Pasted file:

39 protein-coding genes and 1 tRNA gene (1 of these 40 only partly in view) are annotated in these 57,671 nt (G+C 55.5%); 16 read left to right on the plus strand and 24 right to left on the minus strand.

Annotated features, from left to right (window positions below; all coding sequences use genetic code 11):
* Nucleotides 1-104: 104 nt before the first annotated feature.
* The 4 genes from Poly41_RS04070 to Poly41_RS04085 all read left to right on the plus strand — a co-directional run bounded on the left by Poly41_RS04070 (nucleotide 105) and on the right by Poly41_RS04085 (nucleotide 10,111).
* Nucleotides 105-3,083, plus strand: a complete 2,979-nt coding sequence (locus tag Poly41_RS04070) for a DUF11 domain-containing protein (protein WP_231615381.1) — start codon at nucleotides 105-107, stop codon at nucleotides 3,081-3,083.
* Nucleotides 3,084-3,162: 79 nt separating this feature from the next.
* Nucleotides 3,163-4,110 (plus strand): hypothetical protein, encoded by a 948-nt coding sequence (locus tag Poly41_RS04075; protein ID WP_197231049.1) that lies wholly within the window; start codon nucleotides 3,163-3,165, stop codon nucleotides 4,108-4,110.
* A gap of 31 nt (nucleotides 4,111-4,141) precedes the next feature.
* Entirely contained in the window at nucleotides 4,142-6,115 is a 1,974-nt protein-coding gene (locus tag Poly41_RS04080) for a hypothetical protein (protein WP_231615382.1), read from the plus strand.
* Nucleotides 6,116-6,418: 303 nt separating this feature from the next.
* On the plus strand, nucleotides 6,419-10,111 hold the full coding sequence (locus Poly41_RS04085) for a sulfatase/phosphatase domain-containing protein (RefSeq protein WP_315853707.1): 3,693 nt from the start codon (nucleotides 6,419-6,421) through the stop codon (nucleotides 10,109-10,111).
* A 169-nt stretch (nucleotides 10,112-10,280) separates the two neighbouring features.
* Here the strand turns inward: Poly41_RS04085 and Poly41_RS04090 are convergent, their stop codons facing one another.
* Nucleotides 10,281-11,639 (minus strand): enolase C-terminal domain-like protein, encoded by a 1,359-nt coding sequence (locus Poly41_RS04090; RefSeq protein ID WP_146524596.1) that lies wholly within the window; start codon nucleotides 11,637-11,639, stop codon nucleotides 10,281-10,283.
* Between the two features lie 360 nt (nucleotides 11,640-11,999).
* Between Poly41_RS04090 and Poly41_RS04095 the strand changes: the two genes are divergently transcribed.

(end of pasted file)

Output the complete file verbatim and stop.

39 protein-coding genes and 1 tRNA gene (1 of these 40 only partly in view) are annotated in these 57,671 nt (G+C 55.5%); 16 read left to right on the plus strand and 24 right to left on the minus strand.

Annotated features, from left to right (window positions below; all coding sequences use genetic code 11):
* Nucleotides 1-104: 104 nt before the first annotated feature.
* The 4 genes from Poly41_RS04070 to Poly41_RS04085 all read left to right on the plus strand — a co-directional run bounded on the left by Poly41_RS04070 (nucleotide 105) and on the right by Poly41_RS04085 (nucleotide 10,111).
* Nucleotides 105-3,083, plus strand: a complete 2,979-nt coding sequence (locus tag Poly41_RS04070) for a DUF11 domain-containing protein (protein WP_231615381.1) — start codon at nucleotides 105-107, stop codon at nucleotides 3,081-3,083.
* Nucleotides 3,084-3,162: 79 nt separating this feature from the next.
* Nucleotides 3,163-4,110 (plus strand): hypothetical protein, encoded by a 948-nt coding sequence (locus tag Poly41_RS04075; protein ID WP_197231049.1) that lies wholly within the window; start codon nucleotides 3,163-3,165, stop codon nucleotides 4,108-4,110.
* A gap of 31 nt (nucleotides 4,111-4,141) precedes the next feature.
* Entirely contained in the window at nucleotides 4,142-6,115 is a 1,974-nt protein-coding gene (locus tag Poly41_RS04080) for a hypothetical protein (protein WP_231615382.1), read from the plus strand.
* Nucleotides 6,116-6,418: 303 nt separating this feature from the next.
* On the plus strand, nucleotides 6,419-10,111 hold the full coding sequence (locus Poly41_RS04085) for a sulfatase/phosphatase domain-containing protein (RefSeq protein WP_315853707.1): 3,693 nt from the start codon (nucleotides 6,419-6,421) through the stop codon (nucleotides 10,109-10,111).
* A 169-nt stretch (nucleotides 10,112-10,280) separates the two neighbouring features.
* Here the strand turns inward: Poly41_RS04085 and Poly41_RS04090 are convergent, their stop codons facing one another.
* Nucleotides 10,281-11,639 (minus strand): enolase C-terminal domain-like protein, encoded by a 1,359-nt coding sequence (locus Poly41_RS04090; RefSeq protein ID WP_146524596.1) that lies wholly within the window; start codon nucleotides 11,637-11,639, stop codon nucleotides 10,281-10,283.
* Between the two features lie 360 nt (nucleotides 11,640-11,999).
* Between Poly41_RS04090 and Poly41_RS04095 the strand changes: the two genes are divergently transcribed.